So girls, how does this relate to you?  Simple, you all play on soccer teams, and it is likely you will play other sports, too.  Signing up for these sorts of things are fun, but they are an obligation as well.  It’s fine to play for the love of the game, but you need to recognize a love of your teammates as well.  Not trying your hardest, not training on your own, not doing your best before and during games is being a bad teammate.   Giving your all for yourself is great but leaving it on the field for your team is what makes sport as awesome as it is. At the end of the day, team sports will eventually give way to individual sports and activities and you, like me, will miss the camaraderie.  So for the time being the message is simple, give it your all, because you never know how long this team thing will be going on.  Heck, I'm surprised I keep getting invited back!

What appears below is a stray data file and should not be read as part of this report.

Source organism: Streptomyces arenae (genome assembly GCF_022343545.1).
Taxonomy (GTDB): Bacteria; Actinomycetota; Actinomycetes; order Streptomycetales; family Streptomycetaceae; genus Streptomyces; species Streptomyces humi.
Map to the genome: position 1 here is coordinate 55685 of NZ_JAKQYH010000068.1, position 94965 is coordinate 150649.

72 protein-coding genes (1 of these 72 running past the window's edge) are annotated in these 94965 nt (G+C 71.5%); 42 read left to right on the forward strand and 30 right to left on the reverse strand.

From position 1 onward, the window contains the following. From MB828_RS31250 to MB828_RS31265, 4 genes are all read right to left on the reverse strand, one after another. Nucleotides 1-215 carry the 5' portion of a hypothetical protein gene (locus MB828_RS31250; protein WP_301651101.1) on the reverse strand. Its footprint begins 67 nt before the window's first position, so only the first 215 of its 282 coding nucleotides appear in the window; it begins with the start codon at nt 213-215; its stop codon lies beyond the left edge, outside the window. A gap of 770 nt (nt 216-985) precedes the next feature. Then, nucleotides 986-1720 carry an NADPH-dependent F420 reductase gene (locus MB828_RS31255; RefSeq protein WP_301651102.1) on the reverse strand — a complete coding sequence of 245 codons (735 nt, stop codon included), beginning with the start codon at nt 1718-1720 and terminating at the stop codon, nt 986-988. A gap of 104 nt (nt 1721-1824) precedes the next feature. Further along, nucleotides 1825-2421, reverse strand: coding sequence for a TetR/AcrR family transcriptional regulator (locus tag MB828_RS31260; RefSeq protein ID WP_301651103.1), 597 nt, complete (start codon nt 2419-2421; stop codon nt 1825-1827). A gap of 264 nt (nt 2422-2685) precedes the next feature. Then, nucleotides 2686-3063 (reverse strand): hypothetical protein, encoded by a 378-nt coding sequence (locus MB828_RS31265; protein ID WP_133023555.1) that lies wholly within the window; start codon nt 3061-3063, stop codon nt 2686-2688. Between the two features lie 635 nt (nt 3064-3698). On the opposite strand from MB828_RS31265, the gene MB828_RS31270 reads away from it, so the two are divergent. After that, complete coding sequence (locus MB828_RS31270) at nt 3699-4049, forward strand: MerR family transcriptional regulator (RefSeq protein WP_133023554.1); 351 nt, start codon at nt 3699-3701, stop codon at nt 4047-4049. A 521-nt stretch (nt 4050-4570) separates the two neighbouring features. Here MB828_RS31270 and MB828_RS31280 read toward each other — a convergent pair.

Saturday, August 13, 2016

Smelling the Roses in Glenwood Canyon

A couple of weekends ago, my mother and I took my three girls to Glenwood Hot Springs.  For those not from the Colorado region, Glenwood is a massive sulfur smelling pool surrounded by shops that boast offerings from ice cream to rubber dog poo.  This is the third or fourth year I have taken my daughters to the hot springs and it is now a trip they look forward to it every year. 

It got me thinking, a good part of the reason I take my girls up to Glenwood is because it was an annual trip that my family took when I was a kid.  I’m not necessarily a sucker for tradition but it is among my favorite childhood memories.  Not that having three kids in a pool the size of several football fields afforded me a ton of time to reflect, I was able to afford myself a minute here and there to dwell on my less-gray-haired days.